Ethics play a vital role in engineering, from both public and private perspectives. That’s why, as a Professional Engineer (PE), one of the required 15 hours of annual professional development hours (PDH) must be dedicated to ethics. BHB was proud to partner with the City of Fort Worth again this year to host the Professional Conduct and Ethics Seminar, affording PEs from local firms and municipalities the opportunity to examine circumstances and scenarios from the perspective of consultants, civil servants, and city officials.
This year’s panel-based event, led by Konstantine Bakintas, BHB President, featured special guests from the City of Fort Worth: Cary Moon, City Councilman; William Johnson, Transportation and Public Works Director; and Christopher Harder, Water Director. BHB Founder Bill Baird and COO Ken Randall also participated. Panelists were selected to showcase a diverse set of experiences —”in this way, we are able to highlight differences in their perspectives. Specifically, how an engineering ethical dilemma may be viewed as a business proposition and discussed with the owner to assure the best possible outcome,” says Bakintas. Harder adds, “there’s value if you are a public sector engineer in being knowledgeable regarding ethical situations affecting a private sector engineer, and vice-versa.”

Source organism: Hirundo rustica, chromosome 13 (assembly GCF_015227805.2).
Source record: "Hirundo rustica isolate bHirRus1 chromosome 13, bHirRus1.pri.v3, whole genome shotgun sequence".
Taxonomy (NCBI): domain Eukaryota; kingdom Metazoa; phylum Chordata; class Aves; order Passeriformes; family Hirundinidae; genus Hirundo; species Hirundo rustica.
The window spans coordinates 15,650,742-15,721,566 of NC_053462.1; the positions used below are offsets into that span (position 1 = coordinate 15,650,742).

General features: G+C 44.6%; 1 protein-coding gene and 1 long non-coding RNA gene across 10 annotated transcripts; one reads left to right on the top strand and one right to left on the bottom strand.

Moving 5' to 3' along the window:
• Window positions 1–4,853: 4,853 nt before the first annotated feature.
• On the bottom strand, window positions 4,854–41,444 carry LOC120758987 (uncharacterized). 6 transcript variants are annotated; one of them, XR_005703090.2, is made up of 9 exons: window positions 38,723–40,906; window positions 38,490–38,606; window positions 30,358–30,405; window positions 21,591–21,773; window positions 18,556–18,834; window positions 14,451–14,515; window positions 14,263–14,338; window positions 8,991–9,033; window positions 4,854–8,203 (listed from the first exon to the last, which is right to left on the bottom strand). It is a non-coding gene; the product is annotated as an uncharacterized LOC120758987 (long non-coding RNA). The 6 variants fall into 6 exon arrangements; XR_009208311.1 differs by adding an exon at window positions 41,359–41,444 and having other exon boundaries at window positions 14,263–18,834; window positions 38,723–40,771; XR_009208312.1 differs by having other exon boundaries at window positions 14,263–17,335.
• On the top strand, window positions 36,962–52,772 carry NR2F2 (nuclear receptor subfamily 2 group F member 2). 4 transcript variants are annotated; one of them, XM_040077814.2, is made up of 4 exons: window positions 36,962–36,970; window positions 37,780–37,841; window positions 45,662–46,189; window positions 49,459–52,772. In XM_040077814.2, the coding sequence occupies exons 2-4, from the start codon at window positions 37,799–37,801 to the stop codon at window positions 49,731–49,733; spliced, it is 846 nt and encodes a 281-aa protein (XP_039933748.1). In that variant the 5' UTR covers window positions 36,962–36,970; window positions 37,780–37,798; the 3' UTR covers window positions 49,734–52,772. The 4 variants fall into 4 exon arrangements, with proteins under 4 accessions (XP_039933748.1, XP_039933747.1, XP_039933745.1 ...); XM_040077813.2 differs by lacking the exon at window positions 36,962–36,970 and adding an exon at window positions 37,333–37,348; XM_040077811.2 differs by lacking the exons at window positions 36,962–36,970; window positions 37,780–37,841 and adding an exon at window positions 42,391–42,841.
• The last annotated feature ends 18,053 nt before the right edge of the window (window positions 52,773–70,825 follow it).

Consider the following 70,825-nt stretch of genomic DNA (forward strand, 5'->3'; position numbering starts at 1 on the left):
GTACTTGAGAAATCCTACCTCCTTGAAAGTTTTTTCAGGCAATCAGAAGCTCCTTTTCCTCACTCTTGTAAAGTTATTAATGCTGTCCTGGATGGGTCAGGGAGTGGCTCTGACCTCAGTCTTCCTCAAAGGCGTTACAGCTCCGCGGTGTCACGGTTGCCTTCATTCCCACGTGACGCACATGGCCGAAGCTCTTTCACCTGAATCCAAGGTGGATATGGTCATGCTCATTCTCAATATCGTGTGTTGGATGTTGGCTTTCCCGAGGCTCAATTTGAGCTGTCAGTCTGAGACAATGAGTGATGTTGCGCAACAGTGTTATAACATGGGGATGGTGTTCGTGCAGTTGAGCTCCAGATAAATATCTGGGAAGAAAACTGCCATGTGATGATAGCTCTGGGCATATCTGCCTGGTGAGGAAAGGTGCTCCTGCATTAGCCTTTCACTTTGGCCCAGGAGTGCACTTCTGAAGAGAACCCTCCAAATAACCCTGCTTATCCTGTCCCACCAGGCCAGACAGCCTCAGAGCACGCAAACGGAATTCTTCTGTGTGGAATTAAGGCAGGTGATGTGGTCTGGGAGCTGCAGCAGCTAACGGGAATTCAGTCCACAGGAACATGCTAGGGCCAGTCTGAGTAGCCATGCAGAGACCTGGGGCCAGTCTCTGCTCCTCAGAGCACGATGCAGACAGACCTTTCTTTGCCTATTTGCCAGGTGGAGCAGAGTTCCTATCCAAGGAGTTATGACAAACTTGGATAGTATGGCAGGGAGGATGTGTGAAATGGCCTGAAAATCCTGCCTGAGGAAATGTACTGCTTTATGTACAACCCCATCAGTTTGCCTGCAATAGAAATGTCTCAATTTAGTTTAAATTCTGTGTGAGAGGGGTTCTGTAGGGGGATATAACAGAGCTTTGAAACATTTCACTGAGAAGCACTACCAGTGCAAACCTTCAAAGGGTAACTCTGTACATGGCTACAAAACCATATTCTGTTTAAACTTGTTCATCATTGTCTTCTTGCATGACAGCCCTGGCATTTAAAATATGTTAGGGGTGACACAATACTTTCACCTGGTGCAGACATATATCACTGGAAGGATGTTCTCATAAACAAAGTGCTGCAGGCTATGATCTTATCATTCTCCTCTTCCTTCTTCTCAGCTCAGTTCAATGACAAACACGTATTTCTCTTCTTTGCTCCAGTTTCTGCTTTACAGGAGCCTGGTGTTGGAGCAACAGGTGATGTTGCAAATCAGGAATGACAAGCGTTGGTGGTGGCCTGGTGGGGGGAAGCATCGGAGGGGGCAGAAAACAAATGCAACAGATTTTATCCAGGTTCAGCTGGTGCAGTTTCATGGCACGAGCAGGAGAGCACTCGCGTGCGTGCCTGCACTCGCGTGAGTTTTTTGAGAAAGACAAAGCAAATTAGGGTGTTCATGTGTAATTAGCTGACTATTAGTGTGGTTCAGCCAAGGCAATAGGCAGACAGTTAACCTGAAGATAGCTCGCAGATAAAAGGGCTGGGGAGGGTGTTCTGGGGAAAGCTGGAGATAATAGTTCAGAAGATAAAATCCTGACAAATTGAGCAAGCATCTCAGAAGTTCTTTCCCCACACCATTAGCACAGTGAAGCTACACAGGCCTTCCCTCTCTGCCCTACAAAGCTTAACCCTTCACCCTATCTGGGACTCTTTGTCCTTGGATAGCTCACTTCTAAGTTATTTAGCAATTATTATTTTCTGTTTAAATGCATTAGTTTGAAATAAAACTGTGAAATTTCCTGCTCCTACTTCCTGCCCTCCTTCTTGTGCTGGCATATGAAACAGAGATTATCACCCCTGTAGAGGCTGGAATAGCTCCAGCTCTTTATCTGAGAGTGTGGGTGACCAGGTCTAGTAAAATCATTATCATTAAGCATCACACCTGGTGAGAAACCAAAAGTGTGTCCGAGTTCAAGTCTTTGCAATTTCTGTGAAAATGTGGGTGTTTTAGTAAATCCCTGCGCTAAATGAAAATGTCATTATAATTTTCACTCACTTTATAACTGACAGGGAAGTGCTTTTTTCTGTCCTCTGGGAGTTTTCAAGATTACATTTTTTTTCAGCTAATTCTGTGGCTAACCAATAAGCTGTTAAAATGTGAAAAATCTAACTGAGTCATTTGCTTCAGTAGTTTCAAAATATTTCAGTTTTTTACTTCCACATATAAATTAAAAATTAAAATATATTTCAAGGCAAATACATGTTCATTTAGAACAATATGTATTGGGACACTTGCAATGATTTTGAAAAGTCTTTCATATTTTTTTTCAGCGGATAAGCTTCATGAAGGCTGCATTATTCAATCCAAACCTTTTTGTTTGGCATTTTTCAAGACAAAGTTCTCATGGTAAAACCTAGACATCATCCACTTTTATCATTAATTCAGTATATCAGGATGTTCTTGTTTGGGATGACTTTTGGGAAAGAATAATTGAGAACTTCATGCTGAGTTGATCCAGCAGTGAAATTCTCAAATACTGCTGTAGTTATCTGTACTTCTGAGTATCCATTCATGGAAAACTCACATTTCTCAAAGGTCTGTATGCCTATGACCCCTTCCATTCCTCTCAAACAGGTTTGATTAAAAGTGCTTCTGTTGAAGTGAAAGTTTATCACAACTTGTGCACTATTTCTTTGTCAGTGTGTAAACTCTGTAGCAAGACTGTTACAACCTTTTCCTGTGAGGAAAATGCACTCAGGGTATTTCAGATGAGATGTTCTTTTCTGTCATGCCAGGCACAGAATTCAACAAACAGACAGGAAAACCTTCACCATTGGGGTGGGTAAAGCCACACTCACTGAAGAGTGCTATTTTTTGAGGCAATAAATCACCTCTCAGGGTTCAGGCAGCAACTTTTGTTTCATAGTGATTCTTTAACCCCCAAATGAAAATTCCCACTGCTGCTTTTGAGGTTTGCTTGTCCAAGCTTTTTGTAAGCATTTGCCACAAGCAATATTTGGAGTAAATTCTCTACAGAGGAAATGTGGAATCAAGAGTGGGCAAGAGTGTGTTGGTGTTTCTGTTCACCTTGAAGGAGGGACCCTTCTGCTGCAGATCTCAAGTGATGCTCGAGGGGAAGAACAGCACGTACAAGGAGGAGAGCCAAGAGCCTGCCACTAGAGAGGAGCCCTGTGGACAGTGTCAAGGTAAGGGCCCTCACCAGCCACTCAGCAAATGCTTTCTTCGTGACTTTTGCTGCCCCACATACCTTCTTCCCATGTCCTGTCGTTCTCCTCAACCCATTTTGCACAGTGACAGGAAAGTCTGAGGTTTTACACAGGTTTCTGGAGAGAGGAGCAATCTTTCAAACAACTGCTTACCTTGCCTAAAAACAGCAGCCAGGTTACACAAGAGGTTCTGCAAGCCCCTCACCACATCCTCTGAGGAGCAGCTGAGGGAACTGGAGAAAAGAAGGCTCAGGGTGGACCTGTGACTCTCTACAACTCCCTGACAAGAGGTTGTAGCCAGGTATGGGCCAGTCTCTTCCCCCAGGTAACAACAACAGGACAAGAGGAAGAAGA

Throughout the three scenarios discussed, a common thread appeared: the engineers felt secure in their interpretation of the facts until a panelist would suggest a business perspective that introduced potential gray area. Discussion amongst the panel helped to establish a more holistic view of each scenario and possible implications in order to establish the most ethical course of action. “You may have ethical intentions, but if they are perceived to be otherwise, then that perception needs to be corrected. This may involve putting forth extra effort to communicate the considerations, reasoning, and justification with those affected by your decisions in order to correct misperceptions,” says Harder.
“Engineers must protect the health, safety, property, and welfare of the public,” says Bakintas, “but must also work collaboratively with the owner and design team, and consider the business proposition.” Attendees were encouraged to reference the State of Texas Occupations Code as well as consult the Texas Board of Professional Engineers and Land Surveyors as needed when presented with ethical dilemmas in their work.